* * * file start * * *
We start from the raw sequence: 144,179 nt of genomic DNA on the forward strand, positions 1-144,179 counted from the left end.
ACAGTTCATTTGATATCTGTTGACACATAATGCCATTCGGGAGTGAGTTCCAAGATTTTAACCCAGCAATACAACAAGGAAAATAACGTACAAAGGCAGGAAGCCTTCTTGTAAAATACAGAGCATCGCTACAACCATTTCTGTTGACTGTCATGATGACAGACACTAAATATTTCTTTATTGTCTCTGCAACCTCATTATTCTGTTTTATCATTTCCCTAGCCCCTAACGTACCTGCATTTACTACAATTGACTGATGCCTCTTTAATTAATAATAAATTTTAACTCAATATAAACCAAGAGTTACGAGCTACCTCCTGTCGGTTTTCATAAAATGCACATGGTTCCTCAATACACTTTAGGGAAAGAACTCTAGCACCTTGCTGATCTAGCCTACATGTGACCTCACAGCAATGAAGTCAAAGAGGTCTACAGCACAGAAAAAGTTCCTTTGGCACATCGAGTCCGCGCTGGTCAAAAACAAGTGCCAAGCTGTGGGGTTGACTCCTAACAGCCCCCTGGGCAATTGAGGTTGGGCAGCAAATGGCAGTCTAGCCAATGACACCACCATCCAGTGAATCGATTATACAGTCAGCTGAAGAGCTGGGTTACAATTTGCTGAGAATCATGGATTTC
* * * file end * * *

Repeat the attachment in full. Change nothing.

We start from the raw sequence: 144,179 nt of genomic DNA on the forward strand, positions 1-144,179 counted from the left end.
ACAGTTCATTTGATATCTGTTGACACATAATGCCATTCGGGAGTGAGTTCCAAGATTTTAACCCAGCAATACAACAAGGAAAATAACGTACAAAGGCAGGAAGCCTTCTTGTAAAATACAGAGCATCGCTACAACCATTTCTGTTGACTGTCATGATGACAGACACTAAATATTTCTTTATTGTCTCTGCAACCTCATTATTCTGTTTTATCATTTCCCTAGCCCCTAACGTACCTGCATTTACTACAATTGACTGATGCCTCTTTAATTAATAATAAATTTTAACTCAATATAAACCAAGAGTTACGAGCTACCTCCTGTCGGTTTTCATAAAATGCACATGGTTCCTCAATACACTTTAGGGAAAGAACTCTAGCACCTTGCTGATCTAGCCTACATGTGACCTCACAGCAATGAAGTCAAAGAGGTCTACAGCACAGAAAAAGTTCCTTTGGCACATCGAGTCCGCGCTGGTCAAAAACAAGTGCCAAGCTGTGGGGTTGACTCCTAACAGCCCCCTGGGCAATTGAGGTTGGGCAGCAAATGGCAGTCTAGCCAATGACACCACCATCCAGTGAATCGATTATACAGTCAGCTGAAGAGCTGGGTTACAATTTGCTGAGAATCATGGATTTC